In Williams, FERC departed from these established ratemaking principles. At the outset, we cannot square FERC's statutory responsibilities with its own, quite novel principle that oil pipeline ratemaking should protect against only "egregious exploitation and gross abuse," 21 FERC at 61,649 (emphasis added), "gross overreaching and unconscionable gouging," id. at 61,597 (emphasis added). Rates that permit exploitation, abuse, overreaching or gouging are by themselves not "just and reasonable." FERC itself overreaches the bounds of its statutory authority when it permits such oil pipeline rates, so long as they are not "egregious," "gross" or "unconscionable." Ratemaking principles that permit "profits too huge to be reconcilable with the legislative command" cannot produce just and reasonable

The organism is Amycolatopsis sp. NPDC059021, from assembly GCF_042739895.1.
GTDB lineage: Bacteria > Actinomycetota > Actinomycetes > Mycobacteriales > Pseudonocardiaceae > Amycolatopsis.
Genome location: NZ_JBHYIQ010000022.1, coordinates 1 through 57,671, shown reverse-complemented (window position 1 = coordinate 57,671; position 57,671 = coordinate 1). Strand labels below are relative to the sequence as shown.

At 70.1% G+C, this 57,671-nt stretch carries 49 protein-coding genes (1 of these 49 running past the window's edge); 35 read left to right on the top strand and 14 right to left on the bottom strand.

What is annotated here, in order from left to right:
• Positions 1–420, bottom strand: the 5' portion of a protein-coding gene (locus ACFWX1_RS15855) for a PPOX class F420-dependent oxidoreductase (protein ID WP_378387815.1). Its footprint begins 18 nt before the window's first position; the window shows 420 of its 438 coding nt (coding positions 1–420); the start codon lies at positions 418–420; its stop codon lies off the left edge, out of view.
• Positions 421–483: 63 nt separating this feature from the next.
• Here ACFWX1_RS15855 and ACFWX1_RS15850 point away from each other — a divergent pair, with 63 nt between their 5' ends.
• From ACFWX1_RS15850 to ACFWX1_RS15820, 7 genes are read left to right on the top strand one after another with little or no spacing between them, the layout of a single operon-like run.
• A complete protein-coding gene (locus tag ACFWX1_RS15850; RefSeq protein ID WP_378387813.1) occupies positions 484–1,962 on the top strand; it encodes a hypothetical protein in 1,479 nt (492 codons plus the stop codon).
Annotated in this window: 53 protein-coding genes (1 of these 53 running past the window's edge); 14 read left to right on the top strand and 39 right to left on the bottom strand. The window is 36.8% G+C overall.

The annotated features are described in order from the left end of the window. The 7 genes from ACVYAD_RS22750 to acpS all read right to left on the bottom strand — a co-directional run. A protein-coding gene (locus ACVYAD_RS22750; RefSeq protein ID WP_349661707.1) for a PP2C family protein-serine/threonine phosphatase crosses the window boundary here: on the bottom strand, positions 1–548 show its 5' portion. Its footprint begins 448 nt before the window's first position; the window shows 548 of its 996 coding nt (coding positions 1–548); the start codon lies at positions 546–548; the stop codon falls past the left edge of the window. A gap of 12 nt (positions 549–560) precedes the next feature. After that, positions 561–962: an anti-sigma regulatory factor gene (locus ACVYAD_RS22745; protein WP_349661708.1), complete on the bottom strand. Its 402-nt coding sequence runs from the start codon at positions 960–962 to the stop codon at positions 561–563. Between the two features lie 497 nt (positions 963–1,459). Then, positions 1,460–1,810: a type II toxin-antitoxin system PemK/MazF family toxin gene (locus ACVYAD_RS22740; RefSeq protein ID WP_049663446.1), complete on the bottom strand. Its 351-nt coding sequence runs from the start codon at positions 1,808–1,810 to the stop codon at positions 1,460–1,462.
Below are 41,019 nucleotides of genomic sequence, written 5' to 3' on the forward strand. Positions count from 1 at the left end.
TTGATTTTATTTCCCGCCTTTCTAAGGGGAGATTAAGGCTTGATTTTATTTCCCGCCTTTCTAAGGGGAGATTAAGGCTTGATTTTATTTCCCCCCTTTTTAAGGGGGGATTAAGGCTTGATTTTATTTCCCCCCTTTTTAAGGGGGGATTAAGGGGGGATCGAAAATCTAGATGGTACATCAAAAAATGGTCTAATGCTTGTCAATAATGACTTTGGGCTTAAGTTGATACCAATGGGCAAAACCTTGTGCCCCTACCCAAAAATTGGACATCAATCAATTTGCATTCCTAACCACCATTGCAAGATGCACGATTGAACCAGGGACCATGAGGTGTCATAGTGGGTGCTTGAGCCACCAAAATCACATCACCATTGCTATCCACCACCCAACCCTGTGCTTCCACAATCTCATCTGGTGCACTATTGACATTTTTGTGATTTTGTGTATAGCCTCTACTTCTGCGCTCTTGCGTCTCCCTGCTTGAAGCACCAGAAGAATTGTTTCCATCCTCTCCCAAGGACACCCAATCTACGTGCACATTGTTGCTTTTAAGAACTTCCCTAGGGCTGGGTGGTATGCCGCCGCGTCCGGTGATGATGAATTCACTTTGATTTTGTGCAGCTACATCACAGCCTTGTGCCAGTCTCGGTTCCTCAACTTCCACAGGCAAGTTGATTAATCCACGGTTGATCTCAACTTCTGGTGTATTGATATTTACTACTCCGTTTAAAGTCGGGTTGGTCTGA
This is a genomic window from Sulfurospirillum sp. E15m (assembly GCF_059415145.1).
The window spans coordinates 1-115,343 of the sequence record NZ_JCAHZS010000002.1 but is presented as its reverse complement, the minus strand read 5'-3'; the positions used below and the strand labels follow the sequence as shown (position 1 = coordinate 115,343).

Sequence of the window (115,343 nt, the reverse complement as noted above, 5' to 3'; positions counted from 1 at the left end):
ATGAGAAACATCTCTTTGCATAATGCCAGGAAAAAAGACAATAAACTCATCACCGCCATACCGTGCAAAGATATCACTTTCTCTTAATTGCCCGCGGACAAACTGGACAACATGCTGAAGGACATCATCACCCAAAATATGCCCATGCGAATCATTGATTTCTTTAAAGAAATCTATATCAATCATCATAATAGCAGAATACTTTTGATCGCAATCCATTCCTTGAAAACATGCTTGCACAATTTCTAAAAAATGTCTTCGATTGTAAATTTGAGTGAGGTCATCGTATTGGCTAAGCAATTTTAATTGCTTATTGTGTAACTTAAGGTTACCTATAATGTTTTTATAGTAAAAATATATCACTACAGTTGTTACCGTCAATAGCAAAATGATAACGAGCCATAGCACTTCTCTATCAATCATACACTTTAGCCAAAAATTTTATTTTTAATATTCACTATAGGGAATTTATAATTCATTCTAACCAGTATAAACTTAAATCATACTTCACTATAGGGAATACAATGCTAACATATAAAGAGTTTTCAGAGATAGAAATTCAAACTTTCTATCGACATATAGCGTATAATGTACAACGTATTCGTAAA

We recognize, of course, that "non-cost" factors may play a legitimate role in the setting of just and reasonable rates. In Williams, FERC invoked the need to stimulate additional oil pipeline capacity as one reason for setting maximum rates at such high levels. See supra at 1494-95. As this court has observed before, "[r]eliance on non-cost factors has been endorsed by the courts primarily in recognition of the need to stimulate new supplies." Consumers Union v. FPC, 510 F.2d 656, 660 (D.C. Cir.1974) (footnote omitted) (discussing Permian and Mobil Oil). However, in this case FERC failed to forecast or otherwise estimate the dimensions of the need for additional capacity, and did not even attempt to calibrate the relationship between increased rates and the attraction of new capital. See supra note 27.